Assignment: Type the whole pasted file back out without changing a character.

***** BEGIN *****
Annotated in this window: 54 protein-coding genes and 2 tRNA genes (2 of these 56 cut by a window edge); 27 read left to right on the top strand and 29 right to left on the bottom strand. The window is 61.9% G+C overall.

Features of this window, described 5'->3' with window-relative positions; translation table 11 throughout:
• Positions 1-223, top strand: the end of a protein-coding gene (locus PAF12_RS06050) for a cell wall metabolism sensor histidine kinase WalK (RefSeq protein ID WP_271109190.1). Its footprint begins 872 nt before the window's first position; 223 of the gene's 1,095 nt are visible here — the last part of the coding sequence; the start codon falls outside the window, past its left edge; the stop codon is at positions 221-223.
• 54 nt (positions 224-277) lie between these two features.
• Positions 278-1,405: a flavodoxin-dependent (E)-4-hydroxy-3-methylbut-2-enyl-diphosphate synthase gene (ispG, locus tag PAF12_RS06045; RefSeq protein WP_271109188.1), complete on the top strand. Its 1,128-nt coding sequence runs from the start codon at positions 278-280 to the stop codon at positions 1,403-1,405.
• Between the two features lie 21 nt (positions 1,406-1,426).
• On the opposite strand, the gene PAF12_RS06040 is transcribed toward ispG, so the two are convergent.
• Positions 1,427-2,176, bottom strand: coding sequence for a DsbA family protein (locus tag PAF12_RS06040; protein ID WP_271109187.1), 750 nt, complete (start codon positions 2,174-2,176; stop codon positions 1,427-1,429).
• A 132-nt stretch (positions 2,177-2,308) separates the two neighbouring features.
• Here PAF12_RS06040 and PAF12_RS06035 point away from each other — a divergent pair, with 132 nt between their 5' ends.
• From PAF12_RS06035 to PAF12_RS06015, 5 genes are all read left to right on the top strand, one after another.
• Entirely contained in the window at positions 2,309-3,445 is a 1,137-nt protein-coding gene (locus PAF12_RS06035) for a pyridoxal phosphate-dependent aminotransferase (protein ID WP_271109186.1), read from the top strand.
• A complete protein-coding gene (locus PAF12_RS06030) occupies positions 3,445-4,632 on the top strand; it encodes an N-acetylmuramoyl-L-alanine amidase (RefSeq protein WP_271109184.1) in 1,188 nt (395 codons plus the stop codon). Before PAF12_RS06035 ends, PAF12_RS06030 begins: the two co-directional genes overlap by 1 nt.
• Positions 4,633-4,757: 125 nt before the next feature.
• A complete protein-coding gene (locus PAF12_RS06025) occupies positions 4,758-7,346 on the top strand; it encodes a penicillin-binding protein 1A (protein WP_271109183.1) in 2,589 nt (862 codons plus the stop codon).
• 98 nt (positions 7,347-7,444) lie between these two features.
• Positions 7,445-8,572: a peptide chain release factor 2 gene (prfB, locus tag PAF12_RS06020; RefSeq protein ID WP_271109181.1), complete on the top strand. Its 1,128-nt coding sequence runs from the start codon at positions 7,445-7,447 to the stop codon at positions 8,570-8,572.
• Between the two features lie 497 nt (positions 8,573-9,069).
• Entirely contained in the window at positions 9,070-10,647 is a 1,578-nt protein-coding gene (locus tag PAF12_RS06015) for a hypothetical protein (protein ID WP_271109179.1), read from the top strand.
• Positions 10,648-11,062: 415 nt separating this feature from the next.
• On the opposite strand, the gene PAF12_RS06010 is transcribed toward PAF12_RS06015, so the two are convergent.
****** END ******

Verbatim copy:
Annotated in this window: 54 protein-coding genes and 2 tRNA genes (2 of these 56 cut by a window edge); 27 read left to right on the top strand and 29 right to left on the bottom strand. The window is 61.9% G+C overall.

Features of this window, described 5'->3' with window-relative positions; translation table 11 throughout:
• Positions 1-223, top strand: the end of a protein-coding gene (locus PAF12_RS06050) for a cell wall metabolism sensor histidine kinase WalK (RefSeq protein ID WP_271109190.1). Its footprint begins 872 nt before the window's first position; 223 of the gene's 1,095 nt are visible here — the last part of the coding sequence; the start codon falls outside the window, past its left edge; the stop codon is at positions 221-223.
• 54 nt (positions 224-277) lie between these two features.
• Positions 278-1,405: a flavodoxin-dependent (E)-4-hydroxy-3-methylbut-2-enyl-diphosphate synthase gene (ispG, locus tag PAF12_RS06045; RefSeq protein WP_271109188.1), complete on the top strand. Its 1,128-nt coding sequence runs from the start codon at positions 278-280 to the stop codon at positions 1,403-1,405.
• Between the two features lie 21 nt (positions 1,406-1,426).
• On the opposite strand, the gene PAF12_RS06040 is transcribed toward ispG, so the two are convergent.
• Positions 1,427-2,176, bottom strand: coding sequence for a DsbA family protein (locus tag PAF12_RS06040; protein ID WP_271109187.1), 750 nt, complete (start codon positions 2,174-2,176; stop codon positions 1,427-1,429).
• A 132-nt stretch (positions 2,177-2,308) separates the two neighbouring features.
• Here PAF12_RS06040 and PAF12_RS06035 point away from each other — a divergent pair, with 132 nt between their 5' ends.
• From PAF12_RS06035 to PAF12_RS06015, 5 genes are all read left to right on the top strand, one after another.
• Entirely contained in the window at positions 2,309-3,445 is a 1,137-nt protein-coding gene (locus PAF12_RS06035) for a pyridoxal phosphate-dependent aminotransferase (protein ID WP_271109186.1), read from the top strand.
• A complete protein-coding gene (locus PAF12_RS06030) occupies positions 3,445-4,632 on the top strand; it encodes an N-acetylmuramoyl-L-alanine amidase (RefSeq protein WP_271109184.1) in 1,188 nt (395 codons plus the stop codon). Before PAF12_RS06035 ends, PAF12_RS06030 begins: the two co-directional genes overlap by 1 nt.
• Positions 4,633-4,757: 125 nt before the next feature.
• A complete protein-coding gene (locus PAF12_RS06025) occupies positions 4,758-7,346 on the top strand; it encodes a penicillin-binding protein 1A (protein WP_271109183.1) in 2,589 nt (862 codons plus the stop codon).
• 98 nt (positions 7,347-7,444) lie between these two features.
• Positions 7,445-8,572: a peptide chain release factor 2 gene (prfB, locus tag PAF12_RS06020; RefSeq protein ID WP_271109181.1), complete on the top strand. Its 1,128-nt coding sequence runs from the start codon at positions 7,445-7,447 to the stop codon at positions 8,570-8,572.
• Between the two features lie 497 nt (positions 8,573-9,069).
• Entirely contained in the window at positions 9,070-10,647 is a 1,578-nt protein-coding gene (locus tag PAF12_RS06015) for a hypothetical protein (protein ID WP_271109179.1), read from the top strand.
• Positions 10,648-11,062: 415 nt separating this feature from the next.
• On the opposite strand, the gene PAF12_RS06010 is transcribed toward PAF12_RS06015, so the two are convergent.